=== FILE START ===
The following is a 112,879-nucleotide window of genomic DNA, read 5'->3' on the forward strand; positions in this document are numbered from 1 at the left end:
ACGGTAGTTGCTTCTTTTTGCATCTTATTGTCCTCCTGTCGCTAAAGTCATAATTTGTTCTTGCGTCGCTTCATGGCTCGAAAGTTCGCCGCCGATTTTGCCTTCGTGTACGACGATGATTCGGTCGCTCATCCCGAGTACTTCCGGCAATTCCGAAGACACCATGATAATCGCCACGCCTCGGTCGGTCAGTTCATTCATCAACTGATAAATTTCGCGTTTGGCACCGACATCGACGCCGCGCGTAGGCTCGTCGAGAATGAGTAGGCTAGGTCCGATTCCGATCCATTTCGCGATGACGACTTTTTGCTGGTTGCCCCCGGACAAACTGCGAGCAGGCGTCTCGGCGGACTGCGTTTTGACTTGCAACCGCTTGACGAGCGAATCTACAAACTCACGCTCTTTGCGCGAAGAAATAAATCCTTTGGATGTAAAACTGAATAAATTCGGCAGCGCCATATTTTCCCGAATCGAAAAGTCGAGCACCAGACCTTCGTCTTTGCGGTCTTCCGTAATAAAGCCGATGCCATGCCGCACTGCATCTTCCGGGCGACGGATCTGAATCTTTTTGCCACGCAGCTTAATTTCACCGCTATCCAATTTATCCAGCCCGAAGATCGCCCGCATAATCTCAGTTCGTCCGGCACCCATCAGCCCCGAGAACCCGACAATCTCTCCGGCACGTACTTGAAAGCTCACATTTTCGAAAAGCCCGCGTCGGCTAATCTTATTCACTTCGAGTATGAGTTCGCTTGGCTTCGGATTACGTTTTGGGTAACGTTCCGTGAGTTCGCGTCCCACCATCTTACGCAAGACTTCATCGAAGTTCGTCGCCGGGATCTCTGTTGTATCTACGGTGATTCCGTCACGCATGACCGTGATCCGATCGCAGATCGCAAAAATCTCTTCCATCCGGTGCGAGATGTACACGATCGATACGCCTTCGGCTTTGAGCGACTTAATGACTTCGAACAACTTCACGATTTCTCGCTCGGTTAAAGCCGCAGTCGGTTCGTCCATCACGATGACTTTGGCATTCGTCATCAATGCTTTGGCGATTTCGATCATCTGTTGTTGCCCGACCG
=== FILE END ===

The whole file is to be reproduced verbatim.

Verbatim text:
The following is a 112,879-nucleotide window of genomic DNA, read 5'->3' on the forward strand; positions in this document are numbered from 1 at the left end:
ACGGTAGTTGCTTCTTTTTGCATCTTATTGTCCTCCTGTCGCTAAAGTCATAATTTGTTCTTGCGTCGCTTCATGGCTCGAAAGTTCGCCGCCGATTTTGCCTTCGTGTACGACGATGATTCGGTCGCTCATCCCGAGTACTTCCGGCAATTCCGAAGACACCATGATAATCGCCACGCCTCGGTCGGTCAGTTCATTCATCAACTGATAAATTTCGCGTTTGGCACCGACATCGACGCCGCGCGTAGGCTCGTCGAGAATGAGTAGGCTAGGTCCGATTCCGATCCATTTCGCGATGACGACTTTTTGCTGGTTGCCCCCGGACAAACTGCGAGCAGGCGTCTCGGCGGACTGCGTTTTGACTTGCAACCGCTTGACGAGCGAATCTACAAACTCACGCTCTTTGCGCGAAGAAATAAATCCTTTGGATGTAAAACTGAATAAATTCGGCAGCGCCATATTTTCCCGAATCGAAAAGTCGAGCACCAGACCTTCGTCTTTGCGGTCTTCCGTAATAAAGCCGATGCCATGCCGCACTGCATCTTCCGGGCGACGGATCTGAATCTTTTTGCCACGCAGCTTAATTTCACCGCTATCCAATTTATCCAGCCCGAAGATCGCCCGCATAATCTCAGTTCGTCCGGCACCCATCAGCCCCGAGAACCCGACAATCTCTCCGGCACGTACTTGAAAGCTCACATTTTCGAAAAGCCCGCGTCGGCTAATCTTATTCACTTCGAGTATGAGTTCGCTTGGCTTCGGATTACGTTTTGGGTAACGTTCCGTGAGTTCGCGTCCCACCATCTTACGCAAGACTTCATCGAAGTTCGTCGCCGGGATCTCTGTTGTATCTACGGTGATTCCGTCACGCATGACCGTGATCCGATCGCAGATCGCAAAAATCTCTTCCATCCGGTGCGAGATGTACACGATCGATACGCCTTCGGCTTTGAGCGACTTAATGACTTCGAACAACTTCACGATTTCTCGCTCGGTTAAAGCCGCAGTCGGTTCGTCCATCACGATGACTTTGGCATTCGTCATCAATGCTTTGGCGATTTCGATCATCTGTTGTTGCCCGACCG